Christina GrayAndy Jones, Catherine MooreSecondary Education Review and Reforms in Assessment Design shifting from norm-referenced to standards referenced rubrics.

In 2018, Dr Christina Gray led a review of assessment practices in the secondary education program with guidance and assistance from Dr Catherine Moore. The outcomes from the review revealed a need to improve the consistency and comparability of grading practices and to highlight the role of high quality criterion and standards-referenced marking rubrics to support academic achievement standards and quality assurance (Sadler, 2017). The process will involve assessment conversations with Unit Coordinators in the Secondary Education Program, helping them to meet the challenge of implementing the new Assessment Policy and Procedures (Adie & Willis, 2016), while embedding external referencing of standards (Sefcik, et al., 2017). The project will explore disciplinary norms and grading approaches with respect to norm-referencing versus standards-referencing, as well as the role played by professional judgement and the use of tacit knowledge in marking (Bloxham & Boyd, 2012; McGrath, 2016).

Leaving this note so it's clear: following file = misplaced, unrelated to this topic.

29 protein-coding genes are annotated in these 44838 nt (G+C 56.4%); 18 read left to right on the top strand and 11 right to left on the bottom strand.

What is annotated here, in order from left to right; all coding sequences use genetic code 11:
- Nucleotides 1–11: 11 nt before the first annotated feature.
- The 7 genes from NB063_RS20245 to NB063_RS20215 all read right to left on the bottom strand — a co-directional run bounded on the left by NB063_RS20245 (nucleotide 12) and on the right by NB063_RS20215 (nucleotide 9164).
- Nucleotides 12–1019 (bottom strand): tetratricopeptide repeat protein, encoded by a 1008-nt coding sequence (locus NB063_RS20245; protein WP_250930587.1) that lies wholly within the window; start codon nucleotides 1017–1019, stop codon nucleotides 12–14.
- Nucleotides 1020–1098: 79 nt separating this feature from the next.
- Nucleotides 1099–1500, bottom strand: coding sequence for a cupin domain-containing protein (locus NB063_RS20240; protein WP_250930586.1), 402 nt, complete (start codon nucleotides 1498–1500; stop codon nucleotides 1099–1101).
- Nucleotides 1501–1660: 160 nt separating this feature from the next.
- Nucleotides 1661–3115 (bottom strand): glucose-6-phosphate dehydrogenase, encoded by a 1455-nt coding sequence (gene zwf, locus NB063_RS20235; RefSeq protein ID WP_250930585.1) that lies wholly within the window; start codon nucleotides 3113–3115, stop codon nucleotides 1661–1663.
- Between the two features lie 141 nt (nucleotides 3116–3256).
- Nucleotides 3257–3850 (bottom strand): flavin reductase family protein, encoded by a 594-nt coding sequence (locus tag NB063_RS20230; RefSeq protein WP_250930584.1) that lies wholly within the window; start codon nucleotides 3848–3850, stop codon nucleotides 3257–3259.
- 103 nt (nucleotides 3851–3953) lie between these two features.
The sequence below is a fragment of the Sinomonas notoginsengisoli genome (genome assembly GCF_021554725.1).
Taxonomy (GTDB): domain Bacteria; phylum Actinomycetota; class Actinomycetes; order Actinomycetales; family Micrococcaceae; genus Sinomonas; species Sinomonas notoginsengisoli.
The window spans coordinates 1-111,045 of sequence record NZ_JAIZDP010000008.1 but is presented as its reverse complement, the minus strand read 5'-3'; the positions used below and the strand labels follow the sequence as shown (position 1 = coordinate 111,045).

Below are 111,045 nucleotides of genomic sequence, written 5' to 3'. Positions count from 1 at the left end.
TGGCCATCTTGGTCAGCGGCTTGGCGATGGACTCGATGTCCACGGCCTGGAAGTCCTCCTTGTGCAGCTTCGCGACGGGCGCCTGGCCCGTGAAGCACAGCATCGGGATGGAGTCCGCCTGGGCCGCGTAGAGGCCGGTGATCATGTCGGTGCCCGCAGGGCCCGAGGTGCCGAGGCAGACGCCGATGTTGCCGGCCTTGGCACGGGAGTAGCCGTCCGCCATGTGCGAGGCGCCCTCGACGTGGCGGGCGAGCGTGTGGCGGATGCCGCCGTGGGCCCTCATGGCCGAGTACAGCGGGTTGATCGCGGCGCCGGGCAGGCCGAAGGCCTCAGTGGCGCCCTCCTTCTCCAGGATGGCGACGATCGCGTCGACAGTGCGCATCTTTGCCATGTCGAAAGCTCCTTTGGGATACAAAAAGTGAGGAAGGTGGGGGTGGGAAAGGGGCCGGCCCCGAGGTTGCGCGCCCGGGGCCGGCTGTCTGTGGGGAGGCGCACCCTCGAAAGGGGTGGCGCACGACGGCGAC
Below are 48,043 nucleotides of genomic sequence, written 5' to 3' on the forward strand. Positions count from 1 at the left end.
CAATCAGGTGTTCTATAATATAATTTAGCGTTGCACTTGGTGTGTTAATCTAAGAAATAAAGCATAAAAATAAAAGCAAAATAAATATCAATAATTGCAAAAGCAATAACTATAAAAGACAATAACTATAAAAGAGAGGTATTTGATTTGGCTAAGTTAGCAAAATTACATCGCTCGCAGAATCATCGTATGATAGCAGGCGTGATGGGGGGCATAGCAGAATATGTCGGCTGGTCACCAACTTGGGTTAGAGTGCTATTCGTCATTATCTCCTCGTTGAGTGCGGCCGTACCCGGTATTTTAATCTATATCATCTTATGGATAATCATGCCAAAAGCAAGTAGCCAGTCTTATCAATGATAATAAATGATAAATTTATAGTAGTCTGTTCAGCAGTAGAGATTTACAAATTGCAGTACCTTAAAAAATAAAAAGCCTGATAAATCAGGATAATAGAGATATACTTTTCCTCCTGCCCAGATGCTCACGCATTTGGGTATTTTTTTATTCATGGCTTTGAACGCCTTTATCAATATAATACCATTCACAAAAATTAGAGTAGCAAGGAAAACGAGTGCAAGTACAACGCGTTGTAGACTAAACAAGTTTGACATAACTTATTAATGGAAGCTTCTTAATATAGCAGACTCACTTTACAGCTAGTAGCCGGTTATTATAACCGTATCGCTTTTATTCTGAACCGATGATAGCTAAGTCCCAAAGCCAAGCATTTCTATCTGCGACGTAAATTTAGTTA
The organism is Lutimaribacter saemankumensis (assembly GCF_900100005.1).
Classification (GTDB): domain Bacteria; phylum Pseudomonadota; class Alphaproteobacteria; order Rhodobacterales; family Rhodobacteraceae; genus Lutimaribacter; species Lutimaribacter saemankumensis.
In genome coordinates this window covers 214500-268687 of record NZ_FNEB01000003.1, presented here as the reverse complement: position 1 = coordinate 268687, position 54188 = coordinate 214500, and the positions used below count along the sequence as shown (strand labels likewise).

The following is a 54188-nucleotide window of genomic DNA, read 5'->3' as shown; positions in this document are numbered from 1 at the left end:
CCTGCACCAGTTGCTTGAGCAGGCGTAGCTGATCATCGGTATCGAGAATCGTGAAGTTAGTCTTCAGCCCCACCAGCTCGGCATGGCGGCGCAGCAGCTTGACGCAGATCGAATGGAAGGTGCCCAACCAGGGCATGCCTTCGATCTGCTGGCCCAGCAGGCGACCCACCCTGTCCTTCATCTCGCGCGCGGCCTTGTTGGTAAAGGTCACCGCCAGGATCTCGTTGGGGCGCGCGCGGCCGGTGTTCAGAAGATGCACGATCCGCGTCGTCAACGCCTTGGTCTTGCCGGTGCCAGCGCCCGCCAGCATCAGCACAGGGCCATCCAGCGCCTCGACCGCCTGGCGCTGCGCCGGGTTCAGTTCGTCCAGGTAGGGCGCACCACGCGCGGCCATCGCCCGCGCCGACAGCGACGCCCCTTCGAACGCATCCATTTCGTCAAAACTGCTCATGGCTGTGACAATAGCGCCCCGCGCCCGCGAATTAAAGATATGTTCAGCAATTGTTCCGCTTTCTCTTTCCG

This project will lead to the development of appropriate resources and professional learning to assist secondary unit coordinators develop criterion and standards-referenced marking guides for summative assessments. This will assist to safeguard standards and assure quality by building staff assessment literacy and systematising processes for articulating and documenting standards (Bloxham, 2012).

Ruth WallaceShelley Beatty, Leesa Costello, Catherine Moore, Jo LinesUsing a student peer review process to scaffold student learning

Effective feedback is important for student success (Hattie, 2009). Giving students opportunities to provide feedback to peers can improve student learning without increasing lecturer workload (Nicol, 2013). Peer-review leads to an improvement in students’ ability to judge and improve their own work (Boud, 2015). Peer-review also develops students’ employability skills: critical thinking; collaboration; sensitive and constructive communication. It supports independent, self-regulated learning. Students demonstrate increased ability to provide constructive feedback; avoid common writing errors; and experience exposure to different ideas and perspectives (Moore & Teather, 2013).